Social constructivism and play of children with autism for inclusive early childhood

Keywords: Inclusion, Play, Play interactions, Autism spectrum disorder, Early childhood education

Abstract

It has been more than two decades since Mallory & New (1994) proposed the use of Lev Vygotsky’s social constructivist theory as a framework for inclusive practices in early childhood education.  This article relates part of a research on the play interactions of children with Autism Spectrum Disorders (ASD) within an inclusive early childhood school to the elements of sociocultural theory.  Direct observation within the natural play settings of nine children with ASD between two- to five-years old was used to gather data for this study.  Interactions within the indoor and outdoor play routines of children with ASD with their peers and educators were observed and recorded for two weeks.  The anecdotes of the play interactions derived from the recordings were coded into five play categories to determine how routines for play reflect the interactions experienced by children with ASD.  The aim of this article is to provide documentations of the play interactions of children with ASD within their natural educational settings and examine how the elements of social constructivism as a theoretical framework for inclusive practice are reflected.  In line with the writings of Mallory, this paper intends to demonstrate how a theoretical framework could guide educational practices.

Downloads

Download data is not yet available.

References

Broadhead, P. (2004). Early years play and learning: Developing social skills and cooperation. London: Routledge Falmer.

Brown, W., Odom, S., Li, S., & Zercher, C. (1999). Ecobehavioral assessment in early childhood programs: A portrait of preschool inclusion. Journal of Special Education, 33, 138-153.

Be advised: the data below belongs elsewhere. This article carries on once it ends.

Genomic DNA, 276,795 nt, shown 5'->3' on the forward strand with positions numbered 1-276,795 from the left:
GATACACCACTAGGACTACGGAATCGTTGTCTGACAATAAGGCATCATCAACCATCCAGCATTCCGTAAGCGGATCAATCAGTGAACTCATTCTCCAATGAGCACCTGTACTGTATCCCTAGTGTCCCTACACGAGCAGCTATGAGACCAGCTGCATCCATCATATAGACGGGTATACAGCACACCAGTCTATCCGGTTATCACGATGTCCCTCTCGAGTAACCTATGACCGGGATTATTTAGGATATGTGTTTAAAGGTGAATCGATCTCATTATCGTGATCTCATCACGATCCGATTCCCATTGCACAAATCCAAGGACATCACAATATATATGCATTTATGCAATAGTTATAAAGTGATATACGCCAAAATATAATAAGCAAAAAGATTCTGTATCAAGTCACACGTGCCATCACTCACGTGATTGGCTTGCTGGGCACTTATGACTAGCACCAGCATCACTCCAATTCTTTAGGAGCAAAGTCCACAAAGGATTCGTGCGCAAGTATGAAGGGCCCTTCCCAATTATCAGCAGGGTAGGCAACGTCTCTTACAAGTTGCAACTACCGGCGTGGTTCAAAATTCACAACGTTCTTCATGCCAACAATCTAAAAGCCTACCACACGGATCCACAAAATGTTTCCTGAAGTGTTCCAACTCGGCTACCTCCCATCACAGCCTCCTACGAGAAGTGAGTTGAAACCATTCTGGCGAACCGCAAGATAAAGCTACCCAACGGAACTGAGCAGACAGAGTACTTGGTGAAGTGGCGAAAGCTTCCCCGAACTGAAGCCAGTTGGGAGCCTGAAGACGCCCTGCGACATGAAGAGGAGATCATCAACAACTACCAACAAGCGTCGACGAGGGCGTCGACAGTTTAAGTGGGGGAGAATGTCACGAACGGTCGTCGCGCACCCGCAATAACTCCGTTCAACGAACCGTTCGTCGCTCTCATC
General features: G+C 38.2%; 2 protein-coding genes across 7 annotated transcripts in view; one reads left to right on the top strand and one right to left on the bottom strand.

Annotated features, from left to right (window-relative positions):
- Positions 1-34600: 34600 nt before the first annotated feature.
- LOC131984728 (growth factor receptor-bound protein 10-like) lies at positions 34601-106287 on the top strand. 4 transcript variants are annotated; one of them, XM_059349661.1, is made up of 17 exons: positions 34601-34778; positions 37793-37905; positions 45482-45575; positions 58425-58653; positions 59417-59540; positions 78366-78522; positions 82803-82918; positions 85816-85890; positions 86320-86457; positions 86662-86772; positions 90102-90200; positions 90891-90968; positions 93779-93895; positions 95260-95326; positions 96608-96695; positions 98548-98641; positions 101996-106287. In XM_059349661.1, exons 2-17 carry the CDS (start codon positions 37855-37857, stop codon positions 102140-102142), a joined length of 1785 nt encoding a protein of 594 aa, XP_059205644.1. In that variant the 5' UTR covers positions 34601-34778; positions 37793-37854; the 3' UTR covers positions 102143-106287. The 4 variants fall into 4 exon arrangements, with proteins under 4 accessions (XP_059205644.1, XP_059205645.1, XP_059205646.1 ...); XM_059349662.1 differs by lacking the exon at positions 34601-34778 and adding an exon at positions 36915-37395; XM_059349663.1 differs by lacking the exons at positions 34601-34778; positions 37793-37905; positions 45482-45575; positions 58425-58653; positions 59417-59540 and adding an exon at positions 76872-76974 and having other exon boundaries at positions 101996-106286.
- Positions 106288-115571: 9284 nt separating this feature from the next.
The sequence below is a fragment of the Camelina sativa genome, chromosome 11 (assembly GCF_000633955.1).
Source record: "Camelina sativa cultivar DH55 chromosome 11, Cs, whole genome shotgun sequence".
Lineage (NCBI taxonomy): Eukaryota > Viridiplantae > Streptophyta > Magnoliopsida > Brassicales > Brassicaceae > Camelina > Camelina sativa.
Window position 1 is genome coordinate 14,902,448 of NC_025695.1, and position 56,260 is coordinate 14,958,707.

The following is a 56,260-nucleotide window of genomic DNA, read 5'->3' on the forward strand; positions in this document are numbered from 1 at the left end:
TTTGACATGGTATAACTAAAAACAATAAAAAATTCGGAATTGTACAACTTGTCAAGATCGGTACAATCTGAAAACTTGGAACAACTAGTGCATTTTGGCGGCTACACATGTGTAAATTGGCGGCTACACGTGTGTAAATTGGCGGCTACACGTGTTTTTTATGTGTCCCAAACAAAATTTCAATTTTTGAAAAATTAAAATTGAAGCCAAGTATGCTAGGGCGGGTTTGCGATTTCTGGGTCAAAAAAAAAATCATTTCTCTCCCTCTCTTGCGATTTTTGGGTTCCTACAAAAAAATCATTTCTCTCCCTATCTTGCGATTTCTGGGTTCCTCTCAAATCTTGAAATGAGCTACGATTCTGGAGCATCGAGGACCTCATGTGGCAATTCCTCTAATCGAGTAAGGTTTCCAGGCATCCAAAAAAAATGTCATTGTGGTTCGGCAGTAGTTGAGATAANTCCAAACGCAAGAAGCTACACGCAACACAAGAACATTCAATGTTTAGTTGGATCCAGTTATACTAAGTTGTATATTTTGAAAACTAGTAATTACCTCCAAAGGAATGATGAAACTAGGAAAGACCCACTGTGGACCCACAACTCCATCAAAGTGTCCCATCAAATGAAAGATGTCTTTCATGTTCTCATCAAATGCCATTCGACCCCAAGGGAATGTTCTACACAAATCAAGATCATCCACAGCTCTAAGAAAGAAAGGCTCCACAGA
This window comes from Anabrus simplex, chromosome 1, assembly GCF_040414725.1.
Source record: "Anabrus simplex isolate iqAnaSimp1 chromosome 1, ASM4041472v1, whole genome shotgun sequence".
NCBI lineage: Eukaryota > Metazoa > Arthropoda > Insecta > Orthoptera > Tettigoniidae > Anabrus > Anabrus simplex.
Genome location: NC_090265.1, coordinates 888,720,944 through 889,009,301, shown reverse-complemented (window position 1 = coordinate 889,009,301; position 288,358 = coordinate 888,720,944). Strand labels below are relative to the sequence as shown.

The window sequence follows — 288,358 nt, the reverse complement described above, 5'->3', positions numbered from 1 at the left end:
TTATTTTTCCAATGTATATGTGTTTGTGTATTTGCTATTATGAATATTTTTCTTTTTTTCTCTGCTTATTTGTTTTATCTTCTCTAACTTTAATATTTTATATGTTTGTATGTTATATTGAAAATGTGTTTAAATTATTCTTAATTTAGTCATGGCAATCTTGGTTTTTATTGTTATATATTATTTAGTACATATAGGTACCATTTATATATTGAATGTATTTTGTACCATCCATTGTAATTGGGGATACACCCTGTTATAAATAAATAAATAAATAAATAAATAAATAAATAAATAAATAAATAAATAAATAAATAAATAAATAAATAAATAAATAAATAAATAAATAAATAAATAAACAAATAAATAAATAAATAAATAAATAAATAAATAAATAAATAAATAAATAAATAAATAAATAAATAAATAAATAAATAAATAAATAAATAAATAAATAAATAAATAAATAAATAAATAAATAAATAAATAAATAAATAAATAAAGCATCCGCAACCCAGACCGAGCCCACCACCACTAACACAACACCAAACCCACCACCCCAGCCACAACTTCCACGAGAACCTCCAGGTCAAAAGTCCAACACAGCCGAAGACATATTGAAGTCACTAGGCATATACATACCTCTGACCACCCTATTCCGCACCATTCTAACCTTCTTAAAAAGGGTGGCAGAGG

Brown, M. and Bergen, D. (2002). Play and social interaction of children with disabilities at learning/activity centers in an inclusive preschool. Journal of Re-search in Childhood Education, 17-1, 26-37.

Brown, W., Odom, S., & Conroy, M. (2001). An intervention hierarchy for promoting young children’s peer interactions in natural environments. Topics in Early Childhood Special Education, 21, 162-175.

Buysse, V., Goldman, B., & Skinner, M. (2003). Friendship formation in inclusive early childhood classrooms: What is the teacher’s role? Early Childhood Research Quarterly, 18, 485-501.

Early childhood inclusion: A joint position statement of the division for early child-hood (DEC) and the national association for the education of young children (NAEYC). Chapel Hill: University of North Carolina, FPG Child Development Institute.

Erwin, E., Alimaras, E., & Price, N. (1999). A qualitative study of social dynamics in an inclusive preschool. Journal of Research in Childhood Education, 14, 56-67.

Essa, E. (2011). Introduction to early childhood education. Belmont, California: Wadsworth Cengage Learning.

Frost, J., Wortham, S., and Reifel, S. (2012). Play and Child Development, 4th ed. New Jersey: Pearson Education, Inc.

Garfinkle, A. & Schwartz, I. (2002). Peer imitation: Increasing social interactions in children with autism and other developmental disabilities in inclusive preschool classrooms. Topics in Early Childhood Special Education, 22, 26-38.

Guralnick, M. (1993). Developmentally appropriate practice in the assessment and intervention of children’s peer relations. Topics in Early Childhood Special Education, 13, 344-371.

Guralnick, M., Connor, R., & Johnson, C. (2011). The peer social networks of young children with Down Syndrome in classroom programmes. Journal of Applied Research in Intellectual Disabilities, 24, 310-321.

Guralnick, M. & Groom, J. (1987). The peer relations of mildly delayed and non-handicapped preschool children in mainstreamed playgroups. Child Development, 58, 1556-1572.